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What Effect Does a Spinoff Have on a Stock Price?

When a company decides to sell or distribute an existing subsidiary or division as a new independent company, it is called a spinoff. A recent example was the creation of PayPal , which started trading as an independent company after it was spun off from eBay in July. Here's what you need to know about spinoffs' effect on stock prices.

Why companies choose to do a spinoff

There is a variety of reasons a company may want to spin off a portion of its business. For instance, if a portion of its business is heading in a completely different direction and has different strategic priorities, allowing this portion to operate independently can unlock value.

This was the main reason for the eBay/PayPal split. eBay and PayPal were heading in different directions, and creating two independent entities allow the directors of each to focus on their core operations instead of worrying about a broader spectrum of business activities.

Plus, spinoffs allow investors to buy shares in a more specific type of business that fits their investment objectives. For example, if someone wants to add a financial company, they can now buy shares of just PayPal without simultaneously investing in eBay's e-commerce business.

Whatever the reason for a particular spinoff, the common ground is that management feels the company will create more shareholder value with the assets separated.

The stock price: before and after

A company's stock price after completing a spinoff depends on whether any of the spun-off entity was retained.

In a complete spinoff, the stock price of the company right before the spinoff should theoretically be equal to the sum of its post-spinoff stock price plus the initial stock price of the spun-off company. For example, if a company whose stock trades for $50 spins off a subsidiary in its entirety at an initial price of $20 per share, its stock price should theoretically fall to exactly $30. Of course, because stock prices are continuously changing in a liquid stock market, it's unlikely to be exactly equal to the original share price minus the spun-off share price, but it should be close.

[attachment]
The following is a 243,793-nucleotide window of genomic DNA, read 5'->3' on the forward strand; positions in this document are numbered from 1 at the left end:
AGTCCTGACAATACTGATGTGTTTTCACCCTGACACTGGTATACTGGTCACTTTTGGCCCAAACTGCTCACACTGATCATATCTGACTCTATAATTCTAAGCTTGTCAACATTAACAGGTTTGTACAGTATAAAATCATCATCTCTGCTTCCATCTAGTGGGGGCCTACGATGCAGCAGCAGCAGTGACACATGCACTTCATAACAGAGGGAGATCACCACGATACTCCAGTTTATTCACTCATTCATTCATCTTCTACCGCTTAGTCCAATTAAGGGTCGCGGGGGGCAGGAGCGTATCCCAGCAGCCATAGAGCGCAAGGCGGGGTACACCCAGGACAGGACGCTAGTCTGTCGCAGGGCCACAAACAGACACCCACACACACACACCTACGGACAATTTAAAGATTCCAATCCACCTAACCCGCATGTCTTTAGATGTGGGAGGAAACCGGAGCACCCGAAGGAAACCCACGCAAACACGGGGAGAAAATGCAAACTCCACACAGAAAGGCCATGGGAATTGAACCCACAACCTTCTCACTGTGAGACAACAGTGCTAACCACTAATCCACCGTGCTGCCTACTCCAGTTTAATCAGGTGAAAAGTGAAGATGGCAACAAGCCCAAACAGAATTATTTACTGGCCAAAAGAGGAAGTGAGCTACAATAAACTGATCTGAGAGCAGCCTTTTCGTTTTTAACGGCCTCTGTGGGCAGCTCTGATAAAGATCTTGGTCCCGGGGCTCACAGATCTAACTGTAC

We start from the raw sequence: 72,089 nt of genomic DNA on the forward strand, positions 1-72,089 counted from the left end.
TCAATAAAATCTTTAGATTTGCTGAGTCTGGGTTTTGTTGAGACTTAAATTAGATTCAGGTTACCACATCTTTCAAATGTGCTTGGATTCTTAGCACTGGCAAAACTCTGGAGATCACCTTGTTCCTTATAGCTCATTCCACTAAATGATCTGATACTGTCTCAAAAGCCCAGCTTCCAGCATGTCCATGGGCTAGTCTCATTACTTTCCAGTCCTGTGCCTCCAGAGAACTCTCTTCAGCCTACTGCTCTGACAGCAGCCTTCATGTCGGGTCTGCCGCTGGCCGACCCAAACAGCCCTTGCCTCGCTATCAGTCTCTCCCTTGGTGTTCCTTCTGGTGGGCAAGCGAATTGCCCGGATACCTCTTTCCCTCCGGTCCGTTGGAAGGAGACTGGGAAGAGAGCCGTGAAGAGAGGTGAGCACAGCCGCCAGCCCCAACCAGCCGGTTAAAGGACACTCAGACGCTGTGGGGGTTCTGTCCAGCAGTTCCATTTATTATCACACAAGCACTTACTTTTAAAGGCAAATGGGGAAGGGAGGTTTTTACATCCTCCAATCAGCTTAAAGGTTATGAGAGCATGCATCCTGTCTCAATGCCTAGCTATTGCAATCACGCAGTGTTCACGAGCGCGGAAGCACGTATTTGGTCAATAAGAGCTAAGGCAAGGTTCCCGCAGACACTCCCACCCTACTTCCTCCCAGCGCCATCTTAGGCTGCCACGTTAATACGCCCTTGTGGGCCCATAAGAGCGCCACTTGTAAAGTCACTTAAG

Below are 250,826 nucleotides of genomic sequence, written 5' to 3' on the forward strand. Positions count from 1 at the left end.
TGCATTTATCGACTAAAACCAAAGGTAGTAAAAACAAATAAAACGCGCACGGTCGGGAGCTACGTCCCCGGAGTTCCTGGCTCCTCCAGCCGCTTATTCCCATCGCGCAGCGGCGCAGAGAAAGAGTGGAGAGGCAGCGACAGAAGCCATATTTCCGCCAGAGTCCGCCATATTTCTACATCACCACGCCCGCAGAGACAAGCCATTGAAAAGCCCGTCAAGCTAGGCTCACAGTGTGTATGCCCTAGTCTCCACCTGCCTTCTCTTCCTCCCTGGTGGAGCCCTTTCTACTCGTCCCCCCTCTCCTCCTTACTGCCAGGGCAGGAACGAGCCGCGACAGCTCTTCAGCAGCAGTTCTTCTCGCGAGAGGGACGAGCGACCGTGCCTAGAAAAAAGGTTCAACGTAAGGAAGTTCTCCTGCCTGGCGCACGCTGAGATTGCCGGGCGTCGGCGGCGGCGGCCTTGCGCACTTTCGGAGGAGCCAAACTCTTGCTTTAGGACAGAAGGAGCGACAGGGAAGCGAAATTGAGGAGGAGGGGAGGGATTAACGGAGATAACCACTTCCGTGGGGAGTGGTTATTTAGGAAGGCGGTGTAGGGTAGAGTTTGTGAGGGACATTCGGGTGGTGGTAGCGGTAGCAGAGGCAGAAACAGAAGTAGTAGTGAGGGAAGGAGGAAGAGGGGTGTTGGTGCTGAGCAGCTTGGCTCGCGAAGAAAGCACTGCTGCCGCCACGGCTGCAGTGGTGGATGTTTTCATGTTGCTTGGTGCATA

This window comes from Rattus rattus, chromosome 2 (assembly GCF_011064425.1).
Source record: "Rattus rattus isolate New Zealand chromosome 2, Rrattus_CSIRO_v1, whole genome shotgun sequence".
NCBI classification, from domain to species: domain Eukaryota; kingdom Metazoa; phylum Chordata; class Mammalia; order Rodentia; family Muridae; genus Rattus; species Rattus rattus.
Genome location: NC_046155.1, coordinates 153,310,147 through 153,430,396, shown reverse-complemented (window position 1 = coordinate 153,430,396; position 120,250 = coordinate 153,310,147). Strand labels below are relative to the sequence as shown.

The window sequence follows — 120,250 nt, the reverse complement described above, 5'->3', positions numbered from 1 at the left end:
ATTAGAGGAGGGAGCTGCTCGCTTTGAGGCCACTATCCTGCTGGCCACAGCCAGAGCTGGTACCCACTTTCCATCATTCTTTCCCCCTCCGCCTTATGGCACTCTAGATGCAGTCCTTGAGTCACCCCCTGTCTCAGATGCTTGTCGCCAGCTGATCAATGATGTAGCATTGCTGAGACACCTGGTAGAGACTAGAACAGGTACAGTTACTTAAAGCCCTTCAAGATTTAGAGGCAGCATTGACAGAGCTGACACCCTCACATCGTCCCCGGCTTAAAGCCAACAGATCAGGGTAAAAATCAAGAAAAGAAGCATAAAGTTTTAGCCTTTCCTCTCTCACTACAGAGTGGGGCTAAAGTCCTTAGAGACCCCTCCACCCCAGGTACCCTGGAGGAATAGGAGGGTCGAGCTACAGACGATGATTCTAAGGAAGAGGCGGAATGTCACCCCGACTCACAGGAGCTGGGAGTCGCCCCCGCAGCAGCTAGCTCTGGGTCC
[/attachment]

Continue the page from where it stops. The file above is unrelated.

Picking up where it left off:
If the parent company retains a portion of the spun-off entity, it's a little more complicated.

Let's consider an example of a company whose market capitalization is $10 billion with 100 million outstanding shares, which translates to a share price of $100. And let's also say that this company wants to spin off 50% of one of its business divisions, which is valued at $2 billion, at an initial share price of $20 (100 million shares).

Well, because the parent company is retaining 50% of the spun-off company, its share price should be equal to the value of its business, plus the retained 50% stake in the spun-off division. In this case, the remaining part of the parent company is worth $8 billion, or $80 per share, and the 50% stake in the spun-off entity is worth $1 billion, or another $10 per share, for a total (theoretical) post-spinoff share price of $90.

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The views and opinions expressed herein are the views and opinions of the author and do not necessarily reflect those of Nasdaq, Inc.

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